¹⁰Dialani, P. (2020, June 3). COVID-19 Accelerating the Adoption of Robotics in Supply Chains. Analytics Insight. Retrieved from https://www.analyticsinsight.net/covid-19-accelerating-the-adoption-of-robotics-in-supply-chains/ on 8 July 2020.

¹¹King, S. (2020, May 11). COVID-19 Why COVID-19 Is Accelerating The Adoption Of AI And Research Tech. Forbes. Retrieved from https://www.forbes.com/sites/steveking/2020/05/11/why-covid-19-is-accelerating-the-adoption-of-ai-and-research-tech/#19a302232140 on 8 July 2020.

¹²Weber, L. (2020, June 30). Microsoft Aims to Train 25 Million Workers Free in 2020. The Wall Street Journal. Retrieved from https://www.wsj.com/articles/microsoft-aims-to-train-25-million-workers-free-in-2020-11593529201 on 8 July 2020.

¹³Magid, L. (2020, July 2). Facial recognition loses support as bias claims rise. East Bay Times. Retrieved from https://www.eastbaytimes.com/2020/07/02/magid-facial-recognition-accused-in-racial-bias-being-pulled-back-by-cities-and-companies/ on 8 July 2020.

¹⁴O’Brien, C. (2020, July 8). Facebook civil rights audit urges ‘mandatory’ algorithmic bias detection. VentureBeat. Retrieved from https://venturebeat.com/2020/07/08/facebook-civil-rights-audit-urges-mandatory-algorithmic-bias-detection/ on 9 July 2020.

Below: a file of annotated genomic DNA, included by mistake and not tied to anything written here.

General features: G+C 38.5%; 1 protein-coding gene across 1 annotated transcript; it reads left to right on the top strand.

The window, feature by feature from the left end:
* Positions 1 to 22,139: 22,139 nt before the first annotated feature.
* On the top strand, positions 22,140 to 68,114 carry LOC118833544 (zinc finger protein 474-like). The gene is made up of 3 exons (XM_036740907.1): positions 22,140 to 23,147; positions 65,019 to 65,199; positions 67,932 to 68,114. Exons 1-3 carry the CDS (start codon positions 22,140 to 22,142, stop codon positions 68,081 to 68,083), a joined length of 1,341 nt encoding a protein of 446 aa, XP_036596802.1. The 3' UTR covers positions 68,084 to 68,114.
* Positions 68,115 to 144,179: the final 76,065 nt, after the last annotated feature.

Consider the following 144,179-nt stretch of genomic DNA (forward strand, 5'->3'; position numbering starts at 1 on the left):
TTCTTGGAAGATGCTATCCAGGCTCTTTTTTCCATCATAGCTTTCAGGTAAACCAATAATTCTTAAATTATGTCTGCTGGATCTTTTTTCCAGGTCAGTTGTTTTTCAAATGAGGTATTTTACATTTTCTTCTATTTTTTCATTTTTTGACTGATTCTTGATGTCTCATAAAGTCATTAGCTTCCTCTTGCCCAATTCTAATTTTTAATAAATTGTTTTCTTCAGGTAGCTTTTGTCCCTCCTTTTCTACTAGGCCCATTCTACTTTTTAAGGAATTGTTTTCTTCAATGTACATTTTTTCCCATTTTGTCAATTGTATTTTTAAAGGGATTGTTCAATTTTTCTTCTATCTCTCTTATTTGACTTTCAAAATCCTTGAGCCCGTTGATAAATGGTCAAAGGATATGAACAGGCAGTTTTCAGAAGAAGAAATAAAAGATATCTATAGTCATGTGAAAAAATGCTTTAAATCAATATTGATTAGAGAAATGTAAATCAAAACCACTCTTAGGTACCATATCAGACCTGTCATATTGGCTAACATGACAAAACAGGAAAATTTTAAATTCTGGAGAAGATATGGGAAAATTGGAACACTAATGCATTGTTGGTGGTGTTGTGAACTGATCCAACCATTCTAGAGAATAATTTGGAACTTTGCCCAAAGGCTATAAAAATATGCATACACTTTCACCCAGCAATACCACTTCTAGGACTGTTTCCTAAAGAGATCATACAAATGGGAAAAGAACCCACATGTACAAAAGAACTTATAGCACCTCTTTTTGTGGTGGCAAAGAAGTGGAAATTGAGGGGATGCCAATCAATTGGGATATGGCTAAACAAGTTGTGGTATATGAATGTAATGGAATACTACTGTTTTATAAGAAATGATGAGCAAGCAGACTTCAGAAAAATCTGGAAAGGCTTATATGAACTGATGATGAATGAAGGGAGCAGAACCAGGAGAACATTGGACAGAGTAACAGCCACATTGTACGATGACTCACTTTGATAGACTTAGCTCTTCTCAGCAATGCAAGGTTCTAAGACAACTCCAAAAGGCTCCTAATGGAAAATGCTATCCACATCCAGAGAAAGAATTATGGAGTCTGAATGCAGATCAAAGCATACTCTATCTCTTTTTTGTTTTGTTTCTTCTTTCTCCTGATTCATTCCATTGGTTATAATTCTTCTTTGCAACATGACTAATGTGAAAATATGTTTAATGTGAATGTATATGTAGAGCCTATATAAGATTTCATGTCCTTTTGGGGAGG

¹⁵O’Neil, C. (2016). Weapons of math destruction. How big data increases inequality and threatens democracy. London: Penguin Books.

¹⁶Delcker, J. (2019, January 2). Finland’s grand AI experiment. Politico. Retrieved from https://www.politico.eu/article/finland-one-percent-ai-artificial-intelligence-courses-learning-training/ on 9 July 2020.

¹⁷Ministry of Economic Affairs and Employment. (2017). Finland’s Age of Artificial Intelligence. (Report №47/2017). Retrieved from http://julkaisut.valtioneuvosto.fi/bitstream/handle/10024/160391/TEMrap_47_2017_verkkojulkaisu.pdf?sequence=1&isAllowed=y

¹⁸Angwin, J., Larson, J., Mattu, S., & Kirchner, L. (2016, May 23). Machine Bias. ProPublica. Retrieved from https://www.propublica.org/article/machine-bias-risk-assessments-in-criminal-sentencing on 9 July 2020.